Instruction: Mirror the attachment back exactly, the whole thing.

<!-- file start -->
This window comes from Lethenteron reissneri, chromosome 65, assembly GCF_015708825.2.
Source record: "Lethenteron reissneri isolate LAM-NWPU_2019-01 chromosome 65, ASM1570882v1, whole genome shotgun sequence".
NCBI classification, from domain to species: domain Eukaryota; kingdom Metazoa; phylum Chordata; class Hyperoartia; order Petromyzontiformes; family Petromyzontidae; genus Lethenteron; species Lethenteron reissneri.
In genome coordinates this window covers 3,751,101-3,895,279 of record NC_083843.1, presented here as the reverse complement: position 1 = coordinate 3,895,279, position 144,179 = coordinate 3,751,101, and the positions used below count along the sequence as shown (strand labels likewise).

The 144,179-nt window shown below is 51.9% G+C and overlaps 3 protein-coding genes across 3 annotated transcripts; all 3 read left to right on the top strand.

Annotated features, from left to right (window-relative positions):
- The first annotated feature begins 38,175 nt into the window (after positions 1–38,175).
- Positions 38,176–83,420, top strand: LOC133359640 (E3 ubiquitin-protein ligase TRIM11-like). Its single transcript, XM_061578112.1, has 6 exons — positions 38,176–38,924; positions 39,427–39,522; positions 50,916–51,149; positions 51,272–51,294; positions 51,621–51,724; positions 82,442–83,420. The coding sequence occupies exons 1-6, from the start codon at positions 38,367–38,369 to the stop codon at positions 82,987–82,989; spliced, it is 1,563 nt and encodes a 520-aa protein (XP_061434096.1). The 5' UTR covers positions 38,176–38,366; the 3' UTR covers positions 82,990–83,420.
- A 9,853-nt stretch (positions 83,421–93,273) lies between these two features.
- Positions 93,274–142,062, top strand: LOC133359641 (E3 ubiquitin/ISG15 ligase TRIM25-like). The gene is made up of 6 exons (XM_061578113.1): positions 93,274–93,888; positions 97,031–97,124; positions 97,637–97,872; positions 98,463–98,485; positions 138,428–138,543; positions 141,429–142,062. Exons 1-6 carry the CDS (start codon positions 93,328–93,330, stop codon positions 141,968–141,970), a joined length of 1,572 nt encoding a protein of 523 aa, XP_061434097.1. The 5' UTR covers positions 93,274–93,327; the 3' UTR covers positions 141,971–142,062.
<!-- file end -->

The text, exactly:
This window comes from Lethenteron reissneri, chromosome 65, assembly GCF_015708825.2.
Source record: "Lethenteron reissneri isolate LAM-NWPU_2019-01 chromosome 65, ASM1570882v1, whole genome shotgun sequence".
NCBI classification, from domain to species: domain Eukaryota; kingdom Metazoa; phylum Chordata; class Hyperoartia; order Petromyzontiformes; family Petromyzontidae; genus Lethenteron; species Lethenteron reissneri.
In genome coordinates this window covers 3,751,101-3,895,279 of record NC_083843.1, presented here as the reverse complement: position 1 = coordinate 3,895,279, position 144,179 = coordinate 3,751,101, and the positions used below count along the sequence as shown (strand labels likewise).

The 144,179-nt window shown below is 51.9% G+C and overlaps 3 protein-coding genes across 3 annotated transcripts; all 3 read left to right on the top strand.

Annotated features, from left to right (window-relative positions):
- The first annotated feature begins 38,175 nt into the window (after positions 1–38,175).
- Positions 38,176–83,420, top strand: LOC133359640 (E3 ubiquitin-protein ligase TRIM11-like). Its single transcript, XM_061578112.1, has 6 exons — positions 38,176–38,924; positions 39,427–39,522; positions 50,916–51,149; positions 51,272–51,294; positions 51,621–51,724; positions 82,442–83,420. The coding sequence occupies exons 1-6, from the start codon at positions 38,367–38,369 to the stop codon at positions 82,987–82,989; spliced, it is 1,563 nt and encodes a 520-aa protein (XP_061434096.1). The 5' UTR covers positions 38,176–38,366; the 3' UTR covers positions 82,990–83,420.
- A 9,853-nt stretch (positions 83,421–93,273) lies between these two features.
- Positions 93,274–142,062, top strand: LOC133359641 (E3 ubiquitin/ISG15 ligase TRIM25-like). The gene is made up of 6 exons (XM_061578113.1): positions 93,274–93,888; positions 97,031–97,124; positions 97,637–97,872; positions 98,463–98,485; positions 138,428–138,543; positions 141,429–142,062. Exons 1-6 carry the CDS (start codon positions 93,328–93,330, stop codon positions 141,968–141,970), a joined length of 1,572 nt encoding a protein of 523 aa, XP_061434097.1. The 5' UTR covers positions 93,274–93,327; the 3' UTR covers positions 141,971–142,062.